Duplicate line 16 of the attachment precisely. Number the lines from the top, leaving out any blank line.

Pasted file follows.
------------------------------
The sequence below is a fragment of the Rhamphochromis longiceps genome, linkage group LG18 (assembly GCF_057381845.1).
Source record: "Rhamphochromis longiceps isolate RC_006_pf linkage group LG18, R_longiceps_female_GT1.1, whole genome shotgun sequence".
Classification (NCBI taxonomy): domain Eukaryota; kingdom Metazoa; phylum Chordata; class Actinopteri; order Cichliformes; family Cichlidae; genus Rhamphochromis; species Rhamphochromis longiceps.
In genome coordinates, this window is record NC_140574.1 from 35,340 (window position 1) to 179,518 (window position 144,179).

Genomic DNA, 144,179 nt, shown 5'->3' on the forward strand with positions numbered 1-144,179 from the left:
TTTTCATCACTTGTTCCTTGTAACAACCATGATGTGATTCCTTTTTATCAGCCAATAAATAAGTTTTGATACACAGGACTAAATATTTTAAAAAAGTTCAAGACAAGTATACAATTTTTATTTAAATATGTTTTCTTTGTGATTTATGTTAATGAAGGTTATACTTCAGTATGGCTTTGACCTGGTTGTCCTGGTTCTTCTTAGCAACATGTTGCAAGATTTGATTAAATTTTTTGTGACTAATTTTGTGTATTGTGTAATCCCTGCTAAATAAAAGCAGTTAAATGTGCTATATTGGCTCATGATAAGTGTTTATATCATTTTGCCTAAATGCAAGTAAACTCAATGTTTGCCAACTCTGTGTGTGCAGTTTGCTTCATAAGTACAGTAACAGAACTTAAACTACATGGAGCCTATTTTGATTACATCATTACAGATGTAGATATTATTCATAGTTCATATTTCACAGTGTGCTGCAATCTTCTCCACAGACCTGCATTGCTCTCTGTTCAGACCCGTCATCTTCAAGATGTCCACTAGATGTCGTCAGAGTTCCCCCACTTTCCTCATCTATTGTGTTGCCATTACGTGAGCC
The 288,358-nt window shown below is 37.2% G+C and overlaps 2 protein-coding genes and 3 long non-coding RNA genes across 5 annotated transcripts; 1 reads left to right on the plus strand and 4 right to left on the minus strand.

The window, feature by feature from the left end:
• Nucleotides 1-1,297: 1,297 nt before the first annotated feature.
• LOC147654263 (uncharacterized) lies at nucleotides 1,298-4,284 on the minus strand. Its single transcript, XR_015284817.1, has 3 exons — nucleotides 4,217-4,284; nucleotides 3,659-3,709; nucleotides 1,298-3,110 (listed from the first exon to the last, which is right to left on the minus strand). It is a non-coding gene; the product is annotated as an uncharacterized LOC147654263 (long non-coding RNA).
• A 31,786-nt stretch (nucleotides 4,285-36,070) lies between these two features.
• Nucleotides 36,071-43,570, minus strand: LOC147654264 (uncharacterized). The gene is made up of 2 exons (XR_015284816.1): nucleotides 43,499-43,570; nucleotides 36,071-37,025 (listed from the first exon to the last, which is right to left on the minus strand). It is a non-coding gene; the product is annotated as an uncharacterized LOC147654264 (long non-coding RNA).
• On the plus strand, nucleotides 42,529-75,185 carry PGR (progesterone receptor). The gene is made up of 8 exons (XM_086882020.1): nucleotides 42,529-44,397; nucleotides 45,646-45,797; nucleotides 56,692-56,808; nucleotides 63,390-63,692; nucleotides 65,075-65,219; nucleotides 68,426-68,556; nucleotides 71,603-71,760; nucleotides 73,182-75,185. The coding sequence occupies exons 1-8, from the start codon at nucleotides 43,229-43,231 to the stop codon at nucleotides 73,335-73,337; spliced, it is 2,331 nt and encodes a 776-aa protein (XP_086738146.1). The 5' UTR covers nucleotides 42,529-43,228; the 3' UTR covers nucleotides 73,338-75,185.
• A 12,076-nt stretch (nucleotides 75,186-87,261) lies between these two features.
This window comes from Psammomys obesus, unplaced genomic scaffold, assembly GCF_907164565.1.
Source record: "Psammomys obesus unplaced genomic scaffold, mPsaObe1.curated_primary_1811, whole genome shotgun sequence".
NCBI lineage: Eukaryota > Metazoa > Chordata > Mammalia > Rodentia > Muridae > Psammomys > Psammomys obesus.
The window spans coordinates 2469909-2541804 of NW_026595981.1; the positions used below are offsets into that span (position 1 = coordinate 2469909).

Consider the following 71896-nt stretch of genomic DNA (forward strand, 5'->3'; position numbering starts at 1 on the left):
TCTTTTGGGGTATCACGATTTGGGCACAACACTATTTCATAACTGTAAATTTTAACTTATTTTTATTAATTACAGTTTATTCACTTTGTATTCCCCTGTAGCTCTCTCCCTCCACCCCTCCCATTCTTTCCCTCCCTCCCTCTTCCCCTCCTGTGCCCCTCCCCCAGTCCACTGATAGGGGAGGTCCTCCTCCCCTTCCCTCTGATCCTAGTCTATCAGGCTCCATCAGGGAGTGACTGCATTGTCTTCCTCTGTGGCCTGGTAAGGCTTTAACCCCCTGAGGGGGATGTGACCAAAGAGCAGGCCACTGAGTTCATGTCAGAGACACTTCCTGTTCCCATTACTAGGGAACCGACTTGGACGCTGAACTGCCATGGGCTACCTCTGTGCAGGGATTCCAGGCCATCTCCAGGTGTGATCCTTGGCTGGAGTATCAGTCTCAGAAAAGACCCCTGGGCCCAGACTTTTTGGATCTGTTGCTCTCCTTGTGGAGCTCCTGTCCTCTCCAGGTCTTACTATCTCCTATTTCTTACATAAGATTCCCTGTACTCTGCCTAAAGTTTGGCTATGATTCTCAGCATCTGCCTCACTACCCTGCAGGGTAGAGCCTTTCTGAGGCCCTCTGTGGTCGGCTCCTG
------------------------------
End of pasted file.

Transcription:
Source record: "Psammomys obesus unplaced genomic scaffold, mPsaObe1.curated_primary_1811, whole genome shotgun sequence".